So here it is (here are the sources):
The control consists of three views: A month view (which shows the current month), a year view (which shows the current year with its months) and a decades view (which shows two decades):
- Easy navigation through months, years and decades.
- CSS Styling
- Disable certain week days or dates
- Show/hide the "Today" Button
- Show/hide the week numbers
- Set custom date format (by default it is taken from the locale)
- Set custom prompt text (by default it is taken from the date format pattern)
- Auto-parsing the text field, when focus is lost and while typing (invalid input results in a red-bordered text field)
- Cool animations :)
You can just instantiate the Date Picker in a usual way and treat it as a normal control.
DatePicker datePicker = new DatePicker();
There are some properties directly on the date picker control, and some more on the calendar view. E.g. if you want to enable the today button, you have to do it on the calendar view:
Setting the locale:
You can either pass a locale in the constructor or you can use the locale property to change the locale later.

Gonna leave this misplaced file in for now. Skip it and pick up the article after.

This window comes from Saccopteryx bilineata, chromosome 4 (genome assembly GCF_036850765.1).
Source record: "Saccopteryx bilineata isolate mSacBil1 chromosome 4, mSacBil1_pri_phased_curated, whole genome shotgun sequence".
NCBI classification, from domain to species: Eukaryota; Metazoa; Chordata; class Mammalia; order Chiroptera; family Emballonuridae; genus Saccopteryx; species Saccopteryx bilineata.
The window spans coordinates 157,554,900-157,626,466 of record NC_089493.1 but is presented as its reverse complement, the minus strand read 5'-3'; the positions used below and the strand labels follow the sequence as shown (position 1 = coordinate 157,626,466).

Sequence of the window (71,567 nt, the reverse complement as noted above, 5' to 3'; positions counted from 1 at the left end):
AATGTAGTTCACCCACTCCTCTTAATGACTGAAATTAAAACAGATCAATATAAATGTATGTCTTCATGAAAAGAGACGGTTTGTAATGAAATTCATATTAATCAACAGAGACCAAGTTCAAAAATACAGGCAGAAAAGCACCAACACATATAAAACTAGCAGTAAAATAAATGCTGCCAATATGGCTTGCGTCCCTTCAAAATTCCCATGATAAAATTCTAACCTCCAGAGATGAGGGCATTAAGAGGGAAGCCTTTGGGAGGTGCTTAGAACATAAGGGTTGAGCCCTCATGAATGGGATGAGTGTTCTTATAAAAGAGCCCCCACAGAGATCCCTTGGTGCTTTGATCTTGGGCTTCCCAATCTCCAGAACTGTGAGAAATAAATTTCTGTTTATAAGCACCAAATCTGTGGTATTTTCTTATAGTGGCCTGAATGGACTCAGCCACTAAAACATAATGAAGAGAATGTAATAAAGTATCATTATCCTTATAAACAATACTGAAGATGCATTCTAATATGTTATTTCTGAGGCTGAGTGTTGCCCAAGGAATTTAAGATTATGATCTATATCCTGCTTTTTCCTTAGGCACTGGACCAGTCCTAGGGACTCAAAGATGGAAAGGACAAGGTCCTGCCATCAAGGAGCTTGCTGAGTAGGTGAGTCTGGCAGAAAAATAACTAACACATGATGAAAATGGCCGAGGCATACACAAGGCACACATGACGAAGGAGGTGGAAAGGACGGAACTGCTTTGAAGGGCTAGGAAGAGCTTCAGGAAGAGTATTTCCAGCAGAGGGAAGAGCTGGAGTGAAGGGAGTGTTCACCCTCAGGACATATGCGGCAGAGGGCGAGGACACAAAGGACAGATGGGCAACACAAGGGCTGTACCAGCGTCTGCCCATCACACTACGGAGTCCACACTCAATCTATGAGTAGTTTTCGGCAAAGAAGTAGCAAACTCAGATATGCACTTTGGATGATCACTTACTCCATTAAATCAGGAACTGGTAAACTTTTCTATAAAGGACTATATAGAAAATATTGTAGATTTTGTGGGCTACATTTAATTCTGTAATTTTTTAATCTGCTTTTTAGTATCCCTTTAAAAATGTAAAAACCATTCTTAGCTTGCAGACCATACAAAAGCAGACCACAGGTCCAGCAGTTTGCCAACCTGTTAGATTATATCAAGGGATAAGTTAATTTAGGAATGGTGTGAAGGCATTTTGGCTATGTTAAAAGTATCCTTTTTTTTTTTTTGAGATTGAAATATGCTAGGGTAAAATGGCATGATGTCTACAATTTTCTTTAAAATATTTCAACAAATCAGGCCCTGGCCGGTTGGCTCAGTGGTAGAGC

The locale is directly used to determine the calendar, e.g. whether the first day of the week is Sunday or Monday, or if the Gregorian calendar or the Buddhist calendar should be used. (Java only knows these two).
Setting the calendar:
If you want to use your custom calendar (must be derived from
java.util.Calendaror treat language and calendar independently, you can do it by setting the calendar explicitly like:
Which would look like:
How do I get the selected date?
Probably the most important part. There's are property
selectedDate, which you can use. If the field is left without a valid date it becomes null otherwise it gives you the date.
The control uses only JavaFX css properties for styles. That means you can easily change the
-fx-baseto some other color and you get the following result: